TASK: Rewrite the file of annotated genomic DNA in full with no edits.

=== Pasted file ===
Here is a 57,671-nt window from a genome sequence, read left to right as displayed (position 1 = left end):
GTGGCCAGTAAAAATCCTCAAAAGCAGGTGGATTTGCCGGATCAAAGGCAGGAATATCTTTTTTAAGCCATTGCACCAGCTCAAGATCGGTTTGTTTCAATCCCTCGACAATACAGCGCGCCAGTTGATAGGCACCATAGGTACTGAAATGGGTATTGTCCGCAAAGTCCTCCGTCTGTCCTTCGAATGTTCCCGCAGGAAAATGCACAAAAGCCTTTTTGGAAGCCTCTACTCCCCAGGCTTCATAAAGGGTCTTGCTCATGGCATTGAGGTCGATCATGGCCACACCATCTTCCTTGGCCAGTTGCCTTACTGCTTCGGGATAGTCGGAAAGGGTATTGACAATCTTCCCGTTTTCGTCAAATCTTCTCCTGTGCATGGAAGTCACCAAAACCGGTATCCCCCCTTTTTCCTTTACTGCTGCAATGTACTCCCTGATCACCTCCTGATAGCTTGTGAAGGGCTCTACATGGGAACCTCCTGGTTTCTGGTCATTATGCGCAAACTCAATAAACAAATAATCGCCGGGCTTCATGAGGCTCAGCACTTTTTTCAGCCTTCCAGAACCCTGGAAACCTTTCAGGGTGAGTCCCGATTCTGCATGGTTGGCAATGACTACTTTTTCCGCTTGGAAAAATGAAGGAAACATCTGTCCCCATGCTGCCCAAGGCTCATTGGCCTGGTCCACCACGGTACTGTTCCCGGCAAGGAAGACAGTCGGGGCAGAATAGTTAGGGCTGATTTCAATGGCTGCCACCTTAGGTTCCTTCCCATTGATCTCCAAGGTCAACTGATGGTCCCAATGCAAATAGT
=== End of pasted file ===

Here is a 57,671-nt window from a genome sequence, read left to right as displayed (position 1 = left end):
GTGGCCAGTAAAAATCCTCAAAAGCAGGTGGATTTGCCGGATCAAAGGCAGGAATATCTTTTTTAAGCCATTGCACCAGCTCAAGATCGGTTTGTTTCAATCCCTCGACAATACAGCGCGCCAGTTGATAGGCACCATAGGTACTGAAATGGGTATTGTCCGCAAAGTCCTCCGTCTGTCCTTCGAATGTTCCCGCAGGAAAATGCACAAAAGCCTTTTTGGAAGCCTCTACTCCCCAGGCTTCATAAAGGGTCTTGCTCATGGCATTGAGGTCGATCATGGCCACACCATCTTCCTTGGCCAGTTGCCTTACTGCTTCGGGATAGTCGGAAAGGGTATTGACAATCTTCCCGTTTTCGTCAAATCTTCTCCTGTGCATGGAAGTCACCAAAACCGGTATCCCCCCTTTTTCCTTTACTGCTGCAATGTACTCCCTGATCACCTCCTGATAGCTTGTGAAGGGCTCTACATGGGAACCTCCTGGTTTCTGGTCATTATGCGCAAACTCAATAAACAAATAATCGCCGGGCTTCATGAGGCTCAGCACTTTTTTCAGCCTTCCAGAACCCTGGAAACCTTTCAGGGTGAGTCCCGATTCTGCATGGTTGGCAATGACTACTTTTTCCGCTTGGAAAAATGAAGGAAACATCTGTCCCCATGCTGCCCAAGGCTCATTGGCCTGGTCCACCACGGTACTGTTCCCGGCAAGGAAGACAGTCGGGGCAGAATAGTTAGGGCTGATTTCAATGGCTGCCACCTTAGGTTCCTTCCCATTGATCTCCAAGGTCAACTGATGGTCCCAATGCAAATAGT